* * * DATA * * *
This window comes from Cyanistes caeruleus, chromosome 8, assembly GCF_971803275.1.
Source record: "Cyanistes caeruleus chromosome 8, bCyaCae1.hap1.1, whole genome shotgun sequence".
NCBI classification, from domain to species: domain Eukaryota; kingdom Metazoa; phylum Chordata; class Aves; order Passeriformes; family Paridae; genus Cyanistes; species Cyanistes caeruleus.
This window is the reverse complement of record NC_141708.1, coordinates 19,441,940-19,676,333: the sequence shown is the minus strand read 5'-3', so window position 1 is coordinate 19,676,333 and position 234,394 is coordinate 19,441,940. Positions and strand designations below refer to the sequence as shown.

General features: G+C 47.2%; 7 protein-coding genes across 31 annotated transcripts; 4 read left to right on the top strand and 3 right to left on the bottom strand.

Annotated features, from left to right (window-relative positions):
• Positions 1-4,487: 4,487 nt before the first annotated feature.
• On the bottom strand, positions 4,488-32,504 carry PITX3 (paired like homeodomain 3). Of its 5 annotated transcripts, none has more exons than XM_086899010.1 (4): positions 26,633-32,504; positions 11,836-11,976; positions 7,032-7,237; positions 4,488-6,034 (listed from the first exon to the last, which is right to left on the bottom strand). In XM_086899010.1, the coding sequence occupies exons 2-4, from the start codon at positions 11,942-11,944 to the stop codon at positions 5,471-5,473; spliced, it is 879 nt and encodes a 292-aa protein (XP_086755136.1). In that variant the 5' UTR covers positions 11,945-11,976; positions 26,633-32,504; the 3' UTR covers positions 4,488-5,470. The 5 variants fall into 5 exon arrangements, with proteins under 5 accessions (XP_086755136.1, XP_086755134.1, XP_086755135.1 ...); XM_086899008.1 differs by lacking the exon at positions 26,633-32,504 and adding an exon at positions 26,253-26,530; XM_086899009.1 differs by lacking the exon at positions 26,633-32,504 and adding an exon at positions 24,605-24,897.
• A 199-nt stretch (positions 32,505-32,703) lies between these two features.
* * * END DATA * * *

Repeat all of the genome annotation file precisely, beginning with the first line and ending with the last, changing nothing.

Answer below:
This window comes from Cyanistes caeruleus, chromosome 8, assembly GCF_971803275.1.
Source record: "Cyanistes caeruleus chromosome 8, bCyaCae1.hap1.1, whole genome shotgun sequence".
NCBI classification, from domain to species: domain Eukaryota; kingdom Metazoa; phylum Chordata; class Aves; order Passeriformes; family Paridae; genus Cyanistes; species Cyanistes caeruleus.
This window is the reverse complement of record NC_141708.1, coordinates 19,441,940-19,676,333: the sequence shown is the minus strand read 5'-3', so window position 1 is coordinate 19,676,333 and position 234,394 is coordinate 19,441,940. Positions and strand designations below refer to the sequence as shown.

General features: G+C 47.2%; 7 protein-coding genes across 31 annotated transcripts; 4 read left to right on the top strand and 3 right to left on the bottom strand.

Annotated features, from left to right (window-relative positions):
• Positions 1-4,487: 4,487 nt before the first annotated feature.
• On the bottom strand, positions 4,488-32,504 carry PITX3 (paired like homeodomain 3). Of its 5 annotated transcripts, none has more exons than XM_086899010.1 (4): positions 26,633-32,504; positions 11,836-11,976; positions 7,032-7,237; positions 4,488-6,034 (listed from the first exon to the last, which is right to left on the bottom strand). In XM_086899010.1, the coding sequence occupies exons 2-4, from the start codon at positions 11,942-11,944 to the stop codon at positions 5,471-5,473; spliced, it is 879 nt and encodes a 292-aa protein (XP_086755136.1). In that variant the 5' UTR covers positions 11,945-11,976; positions 26,633-32,504; the 3' UTR covers positions 4,488-5,470. The 5 variants fall into 5 exon arrangements, with proteins under 5 accessions (XP_086755136.1, XP_086755134.1, XP_086755135.1 ...); XM_086899008.1 differs by lacking the exon at positions 26,633-32,504 and adding an exon at positions 26,253-26,530; XM_086899009.1 differs by lacking the exon at positions 26,633-32,504 and adding an exon at positions 24,605-24,897.
• A 199-nt stretch (positions 32,505-32,703) lies between these two features.